It is inevitable. Europe, as big as it is, has far too any small nations in between the big players (German/France and Russia), and they are not wealthy states either. There has been issues of gas/oil supply because the smaller states (I am looking at you Ukraine) would siphon off some of the resources (blatantly stole) and or other ones step in the way of good deals because they are still upset about the "fall of the Polish empire" or "formerly ruled by Russia" so they always have to "stick it to the man" at any given chance. In so, Russia loses quite a bit of opportunities with Europe and are being forever pushed into the South East Asian hands rather than European hands (even though Russian's are more European than they are Asian).
China, even with all these articles popping up in the west (total bulldung BTW) about how Russia and China are always preparing for a war between each other, is a FAR better investor in anything Russian than Europe. Europe may sell certain equipment to Russia and even open up some facilities in Russia, but China has huge investments in Russia and a lot of Co-developed industries, thus it only makes sense that China would also get into lucrative deals for resources with Russia too.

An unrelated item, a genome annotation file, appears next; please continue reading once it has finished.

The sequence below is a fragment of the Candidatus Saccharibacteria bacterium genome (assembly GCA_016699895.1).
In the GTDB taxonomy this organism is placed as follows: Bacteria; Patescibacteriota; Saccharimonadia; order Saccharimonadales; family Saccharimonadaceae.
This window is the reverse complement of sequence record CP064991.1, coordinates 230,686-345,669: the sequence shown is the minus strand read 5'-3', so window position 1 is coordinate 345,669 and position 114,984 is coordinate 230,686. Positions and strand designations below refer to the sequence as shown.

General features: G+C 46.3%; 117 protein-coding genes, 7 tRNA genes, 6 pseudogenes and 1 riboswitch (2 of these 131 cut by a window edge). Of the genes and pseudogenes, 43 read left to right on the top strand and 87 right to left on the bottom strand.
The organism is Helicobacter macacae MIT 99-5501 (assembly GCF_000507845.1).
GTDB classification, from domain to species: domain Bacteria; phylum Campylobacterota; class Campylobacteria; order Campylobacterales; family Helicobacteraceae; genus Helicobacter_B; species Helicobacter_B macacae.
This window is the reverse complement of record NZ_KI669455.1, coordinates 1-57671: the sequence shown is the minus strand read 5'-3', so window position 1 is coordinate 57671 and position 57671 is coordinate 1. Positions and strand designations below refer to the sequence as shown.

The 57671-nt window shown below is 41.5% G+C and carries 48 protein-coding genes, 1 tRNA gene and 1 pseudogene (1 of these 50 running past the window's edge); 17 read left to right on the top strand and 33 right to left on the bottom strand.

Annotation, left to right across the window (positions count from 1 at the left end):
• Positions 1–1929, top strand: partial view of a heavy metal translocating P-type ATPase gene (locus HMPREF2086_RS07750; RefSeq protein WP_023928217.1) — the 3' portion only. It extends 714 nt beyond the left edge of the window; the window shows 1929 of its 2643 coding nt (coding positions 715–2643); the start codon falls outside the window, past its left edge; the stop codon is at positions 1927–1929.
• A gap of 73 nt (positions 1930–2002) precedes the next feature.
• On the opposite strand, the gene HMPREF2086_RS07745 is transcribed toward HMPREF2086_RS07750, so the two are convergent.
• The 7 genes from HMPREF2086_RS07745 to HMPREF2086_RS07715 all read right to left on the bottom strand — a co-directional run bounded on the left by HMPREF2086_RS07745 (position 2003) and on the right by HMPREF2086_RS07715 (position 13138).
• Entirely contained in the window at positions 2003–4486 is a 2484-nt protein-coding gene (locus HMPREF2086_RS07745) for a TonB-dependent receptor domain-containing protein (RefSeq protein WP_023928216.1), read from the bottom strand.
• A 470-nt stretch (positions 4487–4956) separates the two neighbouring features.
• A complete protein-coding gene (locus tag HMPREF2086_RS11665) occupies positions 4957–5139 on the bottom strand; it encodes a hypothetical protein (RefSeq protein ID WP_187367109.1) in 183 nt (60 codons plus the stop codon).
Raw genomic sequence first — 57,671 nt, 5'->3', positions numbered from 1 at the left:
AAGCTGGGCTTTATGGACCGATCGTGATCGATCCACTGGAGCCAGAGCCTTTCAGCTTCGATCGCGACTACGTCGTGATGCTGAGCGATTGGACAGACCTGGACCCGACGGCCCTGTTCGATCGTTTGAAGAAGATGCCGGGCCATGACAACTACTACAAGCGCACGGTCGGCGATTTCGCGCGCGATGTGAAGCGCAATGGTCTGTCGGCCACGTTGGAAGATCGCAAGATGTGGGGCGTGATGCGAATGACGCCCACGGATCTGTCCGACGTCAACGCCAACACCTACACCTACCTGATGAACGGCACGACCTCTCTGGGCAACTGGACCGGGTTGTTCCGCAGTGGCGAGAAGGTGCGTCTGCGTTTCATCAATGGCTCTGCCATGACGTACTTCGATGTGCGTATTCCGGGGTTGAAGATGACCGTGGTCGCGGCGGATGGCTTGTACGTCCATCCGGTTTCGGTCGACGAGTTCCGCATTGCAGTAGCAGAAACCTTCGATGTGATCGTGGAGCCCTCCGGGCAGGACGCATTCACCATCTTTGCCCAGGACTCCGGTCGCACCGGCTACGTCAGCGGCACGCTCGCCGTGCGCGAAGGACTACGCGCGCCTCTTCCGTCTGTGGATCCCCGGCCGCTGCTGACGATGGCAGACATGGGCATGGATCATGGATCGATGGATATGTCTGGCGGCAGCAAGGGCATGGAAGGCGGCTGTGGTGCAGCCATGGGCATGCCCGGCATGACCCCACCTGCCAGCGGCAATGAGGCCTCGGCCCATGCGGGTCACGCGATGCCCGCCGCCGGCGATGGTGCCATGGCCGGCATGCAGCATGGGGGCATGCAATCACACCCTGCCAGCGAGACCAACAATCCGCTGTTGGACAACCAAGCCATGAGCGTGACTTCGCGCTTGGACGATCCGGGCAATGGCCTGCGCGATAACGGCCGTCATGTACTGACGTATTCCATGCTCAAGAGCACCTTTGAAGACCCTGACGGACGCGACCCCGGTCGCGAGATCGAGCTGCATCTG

^^ No , When I clicked on the linked it worked for me now it doesnt
Polar Thaw Opens Shortcut for Russian Natural Gas
Makes a Nice Read
Siberia and the Far East as a path to Russian globalization
I remember a while ago about talk about moving the capital from Moscow to St. Petersburg, and I got thinking: "why not move it to Siberia?" Because first off, Siberia is more "center" of the country, as well, with the main federal offices being in Siberia, they would end up pushing huge amounts of investments in infrastructure development just to have all the lucrative and fancy facilities that politicians need. That would really push development fast, and create a third Moscow (After Moscow itself, and St. Petersburg). The future for Russia is Siberia, as Siberia is huge for technological development and resources. Tomsk and Irkutsk are the countries two most highly technical cities next to of course Moscow and St. Petersburg, and they have already a functioning technoparks (compared to semi-functional and over budget Skolkovo) and strong universities with highly skilled people being churned out. As well, a lot of development in things like cement and oil/gas. Only problem is, that location in Russia is highly underdeveloped in nearly everywhere else in terms of transportation and in order to increase money flow, they need to really connect the towns/cities/villages, and if main federal HQ is located there, then they would put more emphasis on building that connection. Cause it seems that anything not under the federal watch, is usually under developed.